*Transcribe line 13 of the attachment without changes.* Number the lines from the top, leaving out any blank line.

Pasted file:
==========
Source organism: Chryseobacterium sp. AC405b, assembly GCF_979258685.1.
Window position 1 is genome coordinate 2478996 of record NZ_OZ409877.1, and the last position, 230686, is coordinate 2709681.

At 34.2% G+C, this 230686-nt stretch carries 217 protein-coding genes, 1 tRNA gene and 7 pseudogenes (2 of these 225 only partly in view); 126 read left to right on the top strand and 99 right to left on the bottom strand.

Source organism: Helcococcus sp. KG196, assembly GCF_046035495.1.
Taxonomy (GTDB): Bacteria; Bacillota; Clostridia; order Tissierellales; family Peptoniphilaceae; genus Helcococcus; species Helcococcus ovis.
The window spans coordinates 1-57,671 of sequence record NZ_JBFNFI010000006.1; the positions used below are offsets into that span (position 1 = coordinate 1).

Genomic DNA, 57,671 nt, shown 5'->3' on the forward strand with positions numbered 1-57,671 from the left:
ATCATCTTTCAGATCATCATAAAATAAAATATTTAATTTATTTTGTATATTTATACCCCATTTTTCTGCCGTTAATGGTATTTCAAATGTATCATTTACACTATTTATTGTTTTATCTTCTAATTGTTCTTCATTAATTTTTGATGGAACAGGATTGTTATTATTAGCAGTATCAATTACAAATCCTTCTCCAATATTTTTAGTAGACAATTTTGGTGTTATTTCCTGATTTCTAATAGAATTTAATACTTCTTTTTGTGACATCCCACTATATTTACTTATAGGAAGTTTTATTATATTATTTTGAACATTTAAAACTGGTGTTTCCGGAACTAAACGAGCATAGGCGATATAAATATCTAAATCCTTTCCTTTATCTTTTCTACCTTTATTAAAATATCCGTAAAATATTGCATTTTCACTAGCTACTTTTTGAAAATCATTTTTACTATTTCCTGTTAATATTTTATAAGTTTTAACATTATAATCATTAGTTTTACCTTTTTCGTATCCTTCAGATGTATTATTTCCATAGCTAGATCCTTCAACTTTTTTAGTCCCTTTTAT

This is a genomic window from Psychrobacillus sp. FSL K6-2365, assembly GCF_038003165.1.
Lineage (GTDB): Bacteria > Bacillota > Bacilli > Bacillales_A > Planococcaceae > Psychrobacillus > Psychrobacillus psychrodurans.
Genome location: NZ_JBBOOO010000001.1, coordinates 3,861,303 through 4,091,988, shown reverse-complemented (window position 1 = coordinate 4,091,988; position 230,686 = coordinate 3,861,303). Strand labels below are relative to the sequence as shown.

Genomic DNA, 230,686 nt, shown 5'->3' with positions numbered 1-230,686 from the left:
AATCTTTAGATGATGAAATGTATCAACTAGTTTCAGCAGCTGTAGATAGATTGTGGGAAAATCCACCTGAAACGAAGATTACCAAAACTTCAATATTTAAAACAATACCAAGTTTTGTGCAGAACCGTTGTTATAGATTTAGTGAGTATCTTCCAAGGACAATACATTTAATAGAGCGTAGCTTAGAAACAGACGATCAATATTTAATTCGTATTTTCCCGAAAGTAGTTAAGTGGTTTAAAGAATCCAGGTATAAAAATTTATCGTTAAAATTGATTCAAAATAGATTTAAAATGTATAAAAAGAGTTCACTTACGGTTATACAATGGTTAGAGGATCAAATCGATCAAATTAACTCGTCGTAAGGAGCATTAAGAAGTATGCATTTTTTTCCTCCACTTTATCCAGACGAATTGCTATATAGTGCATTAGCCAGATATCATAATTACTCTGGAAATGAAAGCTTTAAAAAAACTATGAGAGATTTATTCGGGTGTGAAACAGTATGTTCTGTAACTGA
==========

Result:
AATCTTTAGATGATGAAATGTATCAACTAGTTTCAGCAGCTGTAGATAGATTGTGGGAAAATCCACCTGAAACGAAGATTACCAAAACTTCAATATTTAAAACAATACCAAGTTTTGTGCAGAACCGTTGTTATAGATTTAGTGAGTATCTTCCAAGGACAATACATTTAATAGAGCGTAGCTTAGAAACAGACGATCAATATTTAATTCGTATTTTCCCGAAAGTAGTTAAGTGGTTTAAAGAATCCAGGTATAAAAATTTATCGTTAAAATTGATTCAAAATAGATTTAAAATGTATAAAAAGAGTTCACTTACGGTTATACAATGGTTAGAGGATCAAATCGATCAAATTAACTCGTCGTAAGGAGCATTAAGAAGTATGCATTTTTTTCCTCCACTTTATCCAGACGAATTGCTATATAGTGCATTAGCCAGATATCATAATTACTCTGGAAATGAAAGCTTTAAAAAAACTATGAGAGATTTATTCGGGTGTGAAACAGTATGTTCTGTAACTGA